“Playtime is over in Android Land. Over the last couple of months Google has reached out to the major carriers and device makers backing its mobile operating system with a message: There will be no more willy-nilly tweaks to the software. No more partnerships formed outside of Google’s purview,” Ashlee Vance and Peter Burrows report for Businessweek. “From now on, companies hoping to receive early access to Google’s most up-to-date software will need approval of their plans. And they will seek that approval from [former Apple engineer] Andy Rubin, the head of Google’s Android group.”
“This is the new reality described by about a dozen executives working at key companies in the Android ecosystem,” Vance and Burrows report. “Some of those affected include LG, Toshiba, Samsung, and even Facebook, which has been trying to develop an Android device. There have been enough run-ins to trigger complaints with the Justice Dept., according to a person familiar with the matter.”
“When Android hit the scene in 2008, Google had a tantalizing pitch: Android was ‘open source.’ That is, Google would do the hard work of developing the code, and hardware and software makers were free to use the system at no charge. Carriers and device makers relished the idea of not paying royalties,” Vance and Burrows report. “As Google introduced Android updates, each named after a sweet, devices of varying capabilities flooded the market… It isn’t easy for consumers to keep up—and the same goes for software makers, who have to retool apps for every version and device to give their products a consistent look and feel.”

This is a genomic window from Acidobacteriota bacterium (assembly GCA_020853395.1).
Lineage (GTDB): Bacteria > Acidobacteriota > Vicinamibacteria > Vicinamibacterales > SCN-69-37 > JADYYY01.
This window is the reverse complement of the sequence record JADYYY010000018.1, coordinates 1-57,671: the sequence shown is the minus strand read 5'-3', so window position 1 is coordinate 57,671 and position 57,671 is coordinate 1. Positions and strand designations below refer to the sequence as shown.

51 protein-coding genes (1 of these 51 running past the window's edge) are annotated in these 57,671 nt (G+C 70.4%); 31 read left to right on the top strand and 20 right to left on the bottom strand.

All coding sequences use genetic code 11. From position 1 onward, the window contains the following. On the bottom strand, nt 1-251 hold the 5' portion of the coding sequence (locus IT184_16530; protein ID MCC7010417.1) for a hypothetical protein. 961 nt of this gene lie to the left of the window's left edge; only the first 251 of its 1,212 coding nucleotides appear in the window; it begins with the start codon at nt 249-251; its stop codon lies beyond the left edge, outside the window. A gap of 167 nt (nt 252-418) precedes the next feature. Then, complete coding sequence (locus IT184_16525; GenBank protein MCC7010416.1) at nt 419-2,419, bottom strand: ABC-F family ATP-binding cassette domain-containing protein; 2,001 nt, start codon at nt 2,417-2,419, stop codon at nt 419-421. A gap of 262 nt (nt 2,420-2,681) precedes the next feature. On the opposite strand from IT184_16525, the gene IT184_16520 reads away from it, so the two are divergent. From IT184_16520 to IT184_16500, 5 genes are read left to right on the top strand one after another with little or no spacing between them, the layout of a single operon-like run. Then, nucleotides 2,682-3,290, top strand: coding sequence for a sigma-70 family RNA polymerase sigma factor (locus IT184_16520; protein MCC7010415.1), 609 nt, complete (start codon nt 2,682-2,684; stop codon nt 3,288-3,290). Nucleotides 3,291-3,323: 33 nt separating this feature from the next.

MacDailyNews Take: Fragmandroid.
Vance and Burrows report, “Google owes it to its partners and consumers to prevent Android from running amok. And yet murmurs abound that Android’s master has tightened up too much—that its policies limit licensees’ ability to differentiate their products. “The premise of a true open software platform may be where Android started, but it’s not where Android is going,” says Nokia Chief Executive Stephen Elop, a former Microsoft executive who recently inked a deal with his former employer instead of Google. He says he did so in part because he thought he would have more opportunity to innovate atop Microsoft’s Windows Phone 7 software.”
MacDailyNews Take: You don’t get high up in the executive ranks at Microsoft without being able to shovel bullshit by the truckload.
Vance and Burrows report, “Google has also tried to hold up the release of Verizon Android devices that make use of Microsoft’s rival Bing search engine, according to two people familiar with the discussions. It’s these types of actions that have prompted the gripes to the Justice Dept., says a person with knowledge of the matter.”
Read more in the full article here.
MacDailyNews Take: “Open” in name only, yet still a royal mess.
[Thanks to MacDailyNews Reader “jmmx” for the heads up.]